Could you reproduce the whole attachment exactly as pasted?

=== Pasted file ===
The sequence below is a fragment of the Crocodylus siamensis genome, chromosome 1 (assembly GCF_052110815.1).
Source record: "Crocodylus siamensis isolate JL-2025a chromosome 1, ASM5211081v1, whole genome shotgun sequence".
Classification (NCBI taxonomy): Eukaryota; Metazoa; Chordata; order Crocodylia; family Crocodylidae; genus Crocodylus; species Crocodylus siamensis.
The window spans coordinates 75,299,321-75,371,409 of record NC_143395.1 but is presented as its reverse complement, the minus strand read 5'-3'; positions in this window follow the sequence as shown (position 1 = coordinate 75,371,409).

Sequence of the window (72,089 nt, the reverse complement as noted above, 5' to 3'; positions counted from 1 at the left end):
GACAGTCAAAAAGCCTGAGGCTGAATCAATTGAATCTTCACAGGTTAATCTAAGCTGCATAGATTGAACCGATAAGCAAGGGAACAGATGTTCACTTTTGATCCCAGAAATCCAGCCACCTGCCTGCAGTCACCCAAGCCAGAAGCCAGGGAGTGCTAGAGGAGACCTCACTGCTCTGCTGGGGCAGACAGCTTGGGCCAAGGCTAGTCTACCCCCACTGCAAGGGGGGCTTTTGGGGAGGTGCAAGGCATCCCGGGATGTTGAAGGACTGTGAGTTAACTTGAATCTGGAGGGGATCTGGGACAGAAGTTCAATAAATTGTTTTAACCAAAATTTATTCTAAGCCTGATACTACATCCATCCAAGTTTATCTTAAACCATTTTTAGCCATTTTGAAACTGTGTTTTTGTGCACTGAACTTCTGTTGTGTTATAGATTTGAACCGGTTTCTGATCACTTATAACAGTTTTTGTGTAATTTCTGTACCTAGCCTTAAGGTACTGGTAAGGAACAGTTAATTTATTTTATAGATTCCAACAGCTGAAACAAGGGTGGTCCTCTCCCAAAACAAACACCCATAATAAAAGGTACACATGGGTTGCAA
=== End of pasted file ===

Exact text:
The sequence below is a fragment of the Crocodylus siamensis genome, chromosome 1 (assembly GCF_052110815.1).
Source record: "Crocodylus siamensis isolate JL-2025a chromosome 1, ASM5211081v1, whole genome shotgun sequence".
Classification (NCBI taxonomy): Eukaryota; Metazoa; Chordata; order Crocodylia; family Crocodylidae; genus Crocodylus; species Crocodylus siamensis.
The window spans coordinates 75,299,321-75,371,409 of record NC_143395.1 but is presented as its reverse complement, the minus strand read 5'-3'; positions in this window follow the sequence as shown (position 1 = coordinate 75,371,409).

Sequence of the window (72,089 nt, the reverse complement as noted above, 5' to 3'; positions counted from 1 at the left end):
GACAGTCAAAAAGCCTGAGGCTGAATCAATTGAATCTTCACAGGTTAATCTAAGCTGCATAGATTGAACCGATAAGCAAGGGAACAGATGTTCACTTTTGATCCCAGAAATCCAGCCACCTGCCTGCAGTCACCCAAGCCAGAAGCCAGGGAGTGCTAGAGGAGACCTCACTGCTCTGCTGGGGCAGACAGCTTGGGCCAAGGCTAGTCTACCCCCACTGCAAGGGGGGCTTTTGGGGAGGTGCAAGGCATCCCGGGATGTTGAAGGACTGTGAGTTAACTTGAATCTGGAGGGGATCTGGGACAGAAGTTCAATAAATTGTTTTAACCAAAATTTATTCTAAGCCTGATACTACATCCATCCAAGTTTATCTTAAACCATTTTTAGCCATTTTGAAACTGTGTTTTTGTGCACTGAACTTCTGTTGTGTTATAGATTTGAACCGGTTTCTGATCACTTATAACAGTTTTTGTGTAATTTCTGTACCTAGCCTTAAGGTACTGGTAAGGAACAGTTAATTTATTTTATAGATTCCAACAGCTGAAACAAGGGTGGTCCTCTCCCAAAACAAACACCCATAATAAAAGGTACACATGGGTTGCAA